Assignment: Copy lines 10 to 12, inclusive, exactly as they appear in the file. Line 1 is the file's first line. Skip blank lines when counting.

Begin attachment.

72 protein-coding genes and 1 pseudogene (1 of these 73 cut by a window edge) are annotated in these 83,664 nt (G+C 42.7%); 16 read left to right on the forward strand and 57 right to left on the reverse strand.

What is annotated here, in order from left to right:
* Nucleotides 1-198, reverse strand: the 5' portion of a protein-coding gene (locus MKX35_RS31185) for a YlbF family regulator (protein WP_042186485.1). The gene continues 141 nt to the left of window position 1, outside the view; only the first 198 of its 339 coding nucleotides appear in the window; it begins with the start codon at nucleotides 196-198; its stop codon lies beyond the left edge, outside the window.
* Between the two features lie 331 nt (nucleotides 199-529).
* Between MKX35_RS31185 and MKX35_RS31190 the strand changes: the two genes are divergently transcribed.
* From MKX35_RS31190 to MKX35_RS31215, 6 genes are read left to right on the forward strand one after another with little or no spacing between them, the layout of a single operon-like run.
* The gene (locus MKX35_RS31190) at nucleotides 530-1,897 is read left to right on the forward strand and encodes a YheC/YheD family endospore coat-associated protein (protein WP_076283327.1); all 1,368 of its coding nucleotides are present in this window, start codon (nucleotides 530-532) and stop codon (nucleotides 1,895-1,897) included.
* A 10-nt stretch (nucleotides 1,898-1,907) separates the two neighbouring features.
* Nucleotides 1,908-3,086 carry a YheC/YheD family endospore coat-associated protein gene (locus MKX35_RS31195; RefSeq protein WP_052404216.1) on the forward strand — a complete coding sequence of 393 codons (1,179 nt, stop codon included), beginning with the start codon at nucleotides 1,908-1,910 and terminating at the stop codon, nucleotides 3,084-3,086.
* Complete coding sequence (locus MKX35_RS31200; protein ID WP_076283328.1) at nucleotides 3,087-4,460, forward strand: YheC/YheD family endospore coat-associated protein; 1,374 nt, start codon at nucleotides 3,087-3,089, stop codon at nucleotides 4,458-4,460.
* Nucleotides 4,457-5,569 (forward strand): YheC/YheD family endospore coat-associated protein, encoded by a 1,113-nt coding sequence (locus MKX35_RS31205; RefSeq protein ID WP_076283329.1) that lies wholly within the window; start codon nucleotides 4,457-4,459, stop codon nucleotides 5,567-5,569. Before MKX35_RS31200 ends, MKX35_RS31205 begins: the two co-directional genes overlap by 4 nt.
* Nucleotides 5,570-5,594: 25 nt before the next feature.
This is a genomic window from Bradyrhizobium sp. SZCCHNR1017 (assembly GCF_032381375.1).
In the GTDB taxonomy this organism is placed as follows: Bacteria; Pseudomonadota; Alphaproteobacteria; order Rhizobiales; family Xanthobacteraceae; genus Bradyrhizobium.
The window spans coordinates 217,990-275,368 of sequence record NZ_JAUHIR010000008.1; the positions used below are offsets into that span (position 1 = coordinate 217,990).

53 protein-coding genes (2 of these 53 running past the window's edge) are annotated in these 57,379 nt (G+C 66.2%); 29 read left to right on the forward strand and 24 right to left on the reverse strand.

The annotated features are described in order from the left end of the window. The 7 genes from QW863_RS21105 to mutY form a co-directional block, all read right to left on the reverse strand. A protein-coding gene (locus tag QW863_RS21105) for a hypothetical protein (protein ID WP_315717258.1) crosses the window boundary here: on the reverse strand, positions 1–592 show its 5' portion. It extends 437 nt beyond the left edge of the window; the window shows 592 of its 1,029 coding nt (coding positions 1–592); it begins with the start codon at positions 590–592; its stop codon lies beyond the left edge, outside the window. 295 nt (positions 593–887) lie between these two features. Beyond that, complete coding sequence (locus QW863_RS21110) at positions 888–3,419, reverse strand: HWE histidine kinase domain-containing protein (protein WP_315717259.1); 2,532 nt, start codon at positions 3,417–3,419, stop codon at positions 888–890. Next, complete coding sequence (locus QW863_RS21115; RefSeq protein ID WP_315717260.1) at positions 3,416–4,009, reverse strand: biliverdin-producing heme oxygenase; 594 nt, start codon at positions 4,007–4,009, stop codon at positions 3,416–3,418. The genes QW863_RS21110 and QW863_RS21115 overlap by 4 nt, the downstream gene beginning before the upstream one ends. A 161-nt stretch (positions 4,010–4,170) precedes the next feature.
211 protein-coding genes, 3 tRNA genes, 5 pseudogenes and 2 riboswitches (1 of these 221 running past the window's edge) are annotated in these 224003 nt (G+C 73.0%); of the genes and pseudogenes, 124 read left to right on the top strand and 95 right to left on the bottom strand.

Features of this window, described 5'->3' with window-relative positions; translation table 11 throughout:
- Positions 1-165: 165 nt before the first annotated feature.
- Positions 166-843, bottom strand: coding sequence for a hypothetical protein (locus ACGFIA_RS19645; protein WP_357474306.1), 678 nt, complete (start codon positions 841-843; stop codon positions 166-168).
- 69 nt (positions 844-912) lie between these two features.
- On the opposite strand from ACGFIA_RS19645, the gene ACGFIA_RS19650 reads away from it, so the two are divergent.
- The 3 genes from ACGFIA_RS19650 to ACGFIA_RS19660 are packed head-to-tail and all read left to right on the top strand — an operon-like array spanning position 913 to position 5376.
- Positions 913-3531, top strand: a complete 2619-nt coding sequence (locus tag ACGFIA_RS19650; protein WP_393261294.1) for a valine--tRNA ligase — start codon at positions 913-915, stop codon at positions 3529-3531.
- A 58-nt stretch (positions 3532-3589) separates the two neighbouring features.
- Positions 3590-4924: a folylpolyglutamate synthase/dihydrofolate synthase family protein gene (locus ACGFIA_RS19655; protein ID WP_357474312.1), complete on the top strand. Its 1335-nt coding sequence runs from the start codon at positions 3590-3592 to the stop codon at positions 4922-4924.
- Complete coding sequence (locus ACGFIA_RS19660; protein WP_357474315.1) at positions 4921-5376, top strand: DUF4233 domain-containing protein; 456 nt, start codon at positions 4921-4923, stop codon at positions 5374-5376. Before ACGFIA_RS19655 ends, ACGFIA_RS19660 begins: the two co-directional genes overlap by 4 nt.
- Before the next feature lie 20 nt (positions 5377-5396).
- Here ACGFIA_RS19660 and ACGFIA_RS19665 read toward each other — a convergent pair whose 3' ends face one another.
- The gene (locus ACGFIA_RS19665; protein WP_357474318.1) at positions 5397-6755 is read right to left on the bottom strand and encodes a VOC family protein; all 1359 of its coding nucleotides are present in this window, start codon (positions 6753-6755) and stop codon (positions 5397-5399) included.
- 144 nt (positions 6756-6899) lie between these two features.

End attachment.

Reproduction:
* Complete coding sequence (locus MKX35_RS31200; protein ID WP_076283328.1) at nucleotides 3,087-4,460, forward strand: YheC/YheD family endospore coat-associated protein; 1,374 nt, start codon at nucleotides 3,087-3,089, stop codon at nucleotides 4,458-4,460.
* Nucleotides 4,457-5,569 (forward strand): YheC/YheD family endospore coat-associated protein, encoded by a 1,113-nt coding sequence (locus MKX35_RS31205; RefSeq protein ID WP_076283329.1) that lies wholly within the window; start codon nucleotides 4,457-4,459, stop codon nucleotides 5,567-5,569. Before MKX35_RS31200 ends, MKX35_RS31205 begins: the two co-directional genes overlap by 4 nt.
* Nucleotides 5,570-5,594: 25 nt before the next feature.